At what point would inspiration, which is acceptable, become plagiarism which is sinful for at least the reasons Carson mentions? This topic has been recently discussed by others but I offer my two cents also. I hate to admit this, but it would be nearly impossible for me to preach my pastor’s recent message to others, for several reasons. First, he passed out no notes and I took none. Plus, the message wasn’t recorded, so it would be really challenging for me to reproduce anything like what he said. Second, he used a rather extensive illustration of the Amazon river, the world’s largest river, describing it from its headwaters in Peru to its mouth in Brazil. He cited some amazing stats about the river, which I am sure he got somewhere. But frankly, I was listening to him and thinking about my future sermon needs, wondering how I could use Caleb in a sermon without merely plagiarizing the sermon, and thinking what a mighty river God had created. I couldn’t begin to reproduce his illustration as he uttered it and any attempt I might make to do so would fail miserably. It was uniquely his. Even as I write this essay, I cannot exactly tell you what the point of the illustration was (not his fault but mine as my own mind was a bit divided at that moment). If I were to preach a similar sermon, I would likely say that I heard my pastor preach a message on Caleb, but why would I need to do so? He was preaching the text and showing what the text meant. By my doing similarly, I would be merely being faithful to the Scripture. It would be easy to derive inspiration from his message without being guilty of plagiarism.
I have a sermon that I developed a few years ago, and which I preach on occasion, on the single word AMEN. What a great word, derived from the Greek word, derived from the Hebrew word, all pronounced similarly. In Romanian, the word is AMIN. Same word. It means “truly, certainly, so be it, verily.” I start my message with the statement “This morning, I will preach another man’s sermon.” That will wake up most sleepy-eyed saints! The sermon I allude to is one by Abraham Booth, pastor of Little Prescot Street Baptist Church of London, who with his fellow London ministers at the beginning of the 19th century were preaching a series of messages on the Lord’s Prayer. His assignment—the final word Amen. Just one word. When I preach my message on this word, I look at the idea in Hebrew and Greek, citing its usages in the Bible and then when it comes to application, I rehearse some of Booth’s implications that he drew out for those who use the word in their prayer. So, in doing this, while I may be using the content of another preacher, I give full credit in the application portion, unless I go beyond what Booth said with application of my own, but no one could accuse me of merely plagiarizing Abraham Booth. This does not constitute plagiarism because I give credit where credit is due. I have done my own study in the Scripture on the concept of Amen, so no one could suggest I am being lazy or not allowing the text to speak to me.
Someone has suggested that sermons cannot be plagiarized because there is no pecuniary gain by doing so. And we all plagiarize to some extent. But plagiarism amounts, at minimum, to the use of someone else’s intellectual property as one’s own. The advantage to the user may not be financial, it may be intangible. I am increasing my reputation through false pretense. As I said last week, preaching is not a performance art. The power of the sermon rests not in its structure, its content, its delivery, or even in its deliverer. The power of the sermon rests in its biblical fidelity and the breath of God which takes the preached Word of God and applies it into the soul of the hearer. “Faith comes by hearing and hearing by the Word of God.”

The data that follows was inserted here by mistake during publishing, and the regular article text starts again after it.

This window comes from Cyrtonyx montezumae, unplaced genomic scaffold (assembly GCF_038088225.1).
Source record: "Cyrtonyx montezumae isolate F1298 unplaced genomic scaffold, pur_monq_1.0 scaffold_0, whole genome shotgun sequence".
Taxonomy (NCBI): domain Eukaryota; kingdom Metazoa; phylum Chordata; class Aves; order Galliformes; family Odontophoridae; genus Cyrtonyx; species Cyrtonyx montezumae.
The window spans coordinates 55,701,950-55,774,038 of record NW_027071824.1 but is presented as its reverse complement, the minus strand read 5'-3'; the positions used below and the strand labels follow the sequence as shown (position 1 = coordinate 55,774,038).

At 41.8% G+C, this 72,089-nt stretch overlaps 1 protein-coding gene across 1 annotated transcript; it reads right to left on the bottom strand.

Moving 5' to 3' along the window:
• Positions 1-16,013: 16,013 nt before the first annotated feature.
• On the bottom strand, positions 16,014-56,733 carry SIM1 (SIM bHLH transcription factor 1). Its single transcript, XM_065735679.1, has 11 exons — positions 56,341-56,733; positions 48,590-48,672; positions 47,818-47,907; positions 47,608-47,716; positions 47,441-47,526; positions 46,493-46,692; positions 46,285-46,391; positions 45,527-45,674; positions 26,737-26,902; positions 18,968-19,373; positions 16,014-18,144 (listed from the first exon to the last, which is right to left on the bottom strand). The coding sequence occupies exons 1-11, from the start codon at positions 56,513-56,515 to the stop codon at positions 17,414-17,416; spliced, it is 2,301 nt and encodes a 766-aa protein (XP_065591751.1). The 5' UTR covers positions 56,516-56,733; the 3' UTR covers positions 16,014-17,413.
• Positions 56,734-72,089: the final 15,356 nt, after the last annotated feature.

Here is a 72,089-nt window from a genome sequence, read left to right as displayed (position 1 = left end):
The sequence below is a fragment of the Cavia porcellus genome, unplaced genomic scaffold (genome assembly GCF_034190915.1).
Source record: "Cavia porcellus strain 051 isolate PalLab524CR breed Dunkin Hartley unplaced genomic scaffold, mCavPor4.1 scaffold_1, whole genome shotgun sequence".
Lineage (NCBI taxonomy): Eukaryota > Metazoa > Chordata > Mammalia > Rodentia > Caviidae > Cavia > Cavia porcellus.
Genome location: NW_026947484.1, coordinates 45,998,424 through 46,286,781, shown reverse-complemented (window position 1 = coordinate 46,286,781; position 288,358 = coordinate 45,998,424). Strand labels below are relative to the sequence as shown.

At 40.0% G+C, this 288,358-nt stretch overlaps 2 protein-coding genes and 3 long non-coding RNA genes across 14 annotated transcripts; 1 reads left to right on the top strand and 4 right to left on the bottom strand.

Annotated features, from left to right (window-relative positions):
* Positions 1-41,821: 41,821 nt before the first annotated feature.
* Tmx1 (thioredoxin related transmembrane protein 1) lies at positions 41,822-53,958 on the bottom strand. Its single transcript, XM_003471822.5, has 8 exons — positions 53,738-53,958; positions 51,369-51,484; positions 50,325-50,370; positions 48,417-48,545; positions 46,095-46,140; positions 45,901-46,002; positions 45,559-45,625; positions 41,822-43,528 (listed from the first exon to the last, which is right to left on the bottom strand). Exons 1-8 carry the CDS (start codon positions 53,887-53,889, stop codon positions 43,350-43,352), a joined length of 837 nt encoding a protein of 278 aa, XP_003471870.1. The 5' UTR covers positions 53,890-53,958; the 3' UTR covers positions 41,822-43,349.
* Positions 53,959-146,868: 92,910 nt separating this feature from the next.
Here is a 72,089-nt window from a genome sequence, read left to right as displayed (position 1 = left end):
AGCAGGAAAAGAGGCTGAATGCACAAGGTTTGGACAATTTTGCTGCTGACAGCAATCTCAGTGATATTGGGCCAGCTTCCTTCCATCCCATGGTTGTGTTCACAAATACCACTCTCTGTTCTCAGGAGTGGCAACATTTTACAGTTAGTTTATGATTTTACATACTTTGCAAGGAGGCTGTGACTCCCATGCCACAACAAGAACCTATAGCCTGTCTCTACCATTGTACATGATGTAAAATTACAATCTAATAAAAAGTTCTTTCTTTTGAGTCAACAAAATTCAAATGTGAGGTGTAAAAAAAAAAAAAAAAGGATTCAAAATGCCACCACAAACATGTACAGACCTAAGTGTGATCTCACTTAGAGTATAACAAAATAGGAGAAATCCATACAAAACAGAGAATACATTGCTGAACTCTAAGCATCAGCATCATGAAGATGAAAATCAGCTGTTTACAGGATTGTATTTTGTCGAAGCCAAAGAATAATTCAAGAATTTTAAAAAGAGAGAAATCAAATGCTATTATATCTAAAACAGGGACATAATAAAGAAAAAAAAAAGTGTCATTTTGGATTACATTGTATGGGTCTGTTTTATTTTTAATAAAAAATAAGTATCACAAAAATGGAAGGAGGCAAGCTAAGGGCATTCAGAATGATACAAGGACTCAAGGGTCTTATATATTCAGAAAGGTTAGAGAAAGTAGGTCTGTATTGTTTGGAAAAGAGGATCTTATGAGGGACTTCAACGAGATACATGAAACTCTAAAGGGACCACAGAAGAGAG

Sermon plagiarism is a much talked about issue today. Here is a recent podcast by 9Marks and Mark Dever. It is something we may be tempted to do, even for good reasons. Why preach a weak message when I can preach a strong one? Well, if God has called us to serve Him and his people, and regular preaching is a part of that duty, should we not do our part to prepare his Word for the instruction of his people? If it’s a case of being too busy to have sufficient time to prepare, then are we doing the right things in the first place? I knew of one chap who was planting a church, working on an advanced degree, teaching in a Bible institute, working a full-time job AND had a wife and several children. When did he sleep? If anyone could justify “borrowing” someone else’s sermon, he seemed like a good candidate. But rather than doing that, he began to realize that he was over extended. He cut back from some of the good things he was doing to concentrate on the better things. Preaching is good, hard work. Preparing yourself as well as your message is an important part of the task. Do the hard work as a faithful minister of Jesus Christ. You may look back on your early sermons as works in progress. But in time, the joy of the pulpit will be yours as you amass a knowledge of the Word that makes sermon preparation later in life a rich joy.
I decided not to preach on Caleb after all. I prepared a new message on Daniel 1. Having spent nearly fifty years doing sermon work, I have a reservoir of knowledge to work with and was able to prepare what I hope was a suitable study for the Lord’s people. Daniel was also a man who wholly followed the Lord his God, even if the text doesn’t use those words.